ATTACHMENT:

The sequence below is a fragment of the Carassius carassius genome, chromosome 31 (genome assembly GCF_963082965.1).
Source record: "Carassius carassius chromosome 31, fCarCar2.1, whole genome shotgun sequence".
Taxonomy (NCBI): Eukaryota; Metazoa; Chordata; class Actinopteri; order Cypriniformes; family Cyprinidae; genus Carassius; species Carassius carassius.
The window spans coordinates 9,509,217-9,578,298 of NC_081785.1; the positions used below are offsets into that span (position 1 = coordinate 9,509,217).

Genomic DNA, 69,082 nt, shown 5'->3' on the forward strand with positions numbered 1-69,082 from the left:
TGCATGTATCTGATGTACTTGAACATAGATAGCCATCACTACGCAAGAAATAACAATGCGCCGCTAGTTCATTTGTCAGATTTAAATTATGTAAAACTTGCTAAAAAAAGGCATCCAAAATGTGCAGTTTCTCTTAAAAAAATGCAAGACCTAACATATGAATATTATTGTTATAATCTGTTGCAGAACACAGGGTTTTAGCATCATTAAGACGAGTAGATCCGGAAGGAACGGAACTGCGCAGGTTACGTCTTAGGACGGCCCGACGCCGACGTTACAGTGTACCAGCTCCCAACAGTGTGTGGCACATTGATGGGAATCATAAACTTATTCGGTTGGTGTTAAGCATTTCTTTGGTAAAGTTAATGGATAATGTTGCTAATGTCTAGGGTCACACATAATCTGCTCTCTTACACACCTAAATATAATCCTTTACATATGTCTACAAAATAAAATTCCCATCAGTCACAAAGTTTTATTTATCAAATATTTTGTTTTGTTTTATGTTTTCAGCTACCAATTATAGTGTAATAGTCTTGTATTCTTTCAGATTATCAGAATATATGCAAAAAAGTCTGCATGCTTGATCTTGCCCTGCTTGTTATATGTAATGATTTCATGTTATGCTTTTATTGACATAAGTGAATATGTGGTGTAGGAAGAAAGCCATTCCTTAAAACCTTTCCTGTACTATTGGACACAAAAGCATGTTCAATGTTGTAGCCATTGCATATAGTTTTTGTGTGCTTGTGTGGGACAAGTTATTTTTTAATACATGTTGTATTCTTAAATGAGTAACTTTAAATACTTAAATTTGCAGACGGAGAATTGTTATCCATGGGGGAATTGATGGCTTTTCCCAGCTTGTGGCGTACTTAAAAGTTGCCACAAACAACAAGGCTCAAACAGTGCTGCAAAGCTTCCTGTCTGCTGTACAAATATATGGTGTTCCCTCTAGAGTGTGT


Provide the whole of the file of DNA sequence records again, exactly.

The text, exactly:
The sequence below is a fragment of the Carassius carassius genome, chromosome 31 (genome assembly GCF_963082965.1).
Source record: "Carassius carassius chromosome 31, fCarCar2.1, whole genome shotgun sequence".
Taxonomy (NCBI): Eukaryota; Metazoa; Chordata; class Actinopteri; order Cypriniformes; family Cyprinidae; genus Carassius; species Carassius carassius.
The window spans coordinates 9,509,217-9,578,298 of NC_081785.1; the positions used below are offsets into that span (position 1 = coordinate 9,509,217).

Genomic DNA, 69,082 nt, shown 5'->3' on the forward strand with positions numbered 1-69,082 from the left:
TGCATGTATCTGATGTACTTGAACATAGATAGCCATCACTACGCAAGAAATAACAATGCGCCGCTAGTTCATTTGTCAGATTTAAATTATGTAAAACTTGCTAAAAAAAGGCATCCAAAATGTGCAGTTTCTCTTAAAAAAATGCAAGACCTAACATATGAATATTATTGTTATAATCTGTTGCAGAACACAGGGTTTTAGCATCATTAAGACGAGTAGATCCGGAAGGAACGGAACTGCGCAGGTTACGTCTTAGGACGGCCCGACGCCGACGTTACAGTGTACCAGCTCCCAACAGTGTGTGGCACATTGATGGGAATCATAAACTTATTCGGTTGGTGTTAAGCATTTCTTTGGTAAAGTTAATGGATAATGTTGCTAATGTCTAGGGTCACACATAATCTGCTCTCTTACACACCTAAATATAATCCTTTACATATGTCTACAAAATAAAATTCCCATCAGTCACAAAGTTTTATTTATCAAATATTTTGTTTTGTTTTATGTTTTCAGCTACCAATTATAGTGTAATAGTCTTGTATTCTTTCAGATTATCAGAATATATGCAAAAAAGTCTGCATGCTTGATCTTGCCCTGCTTGTTATATGTAATGATTTCATGTTATGCTTTTATTGACATAAGTGAATATGTGGTGTAGGAAGAAAGCCATTCCTTAAAACCTTTCCTGTACTATTGGACACAAAAGCATGTTCAATGTTGTAGCCATTGCATATAGTTTTTGTGTGCTTGTGTGGGACAAGTTATTTTTTAATACATGTTGTATTCTTAAATGAGTAACTTTAAATACTTAAATTTGCAGACGGAGAATTGTTATCCATGGGGGAATTGATGGCTTTTCCCAGCTTGTGGCGTACTTAAAAGTTGCCACAAACAACAAGGCTCAAACAGTGCTGCAAAGCTTCCTGTCTGCTGTACAAATATATGGTGTTCCCTCTAGAGTGTGT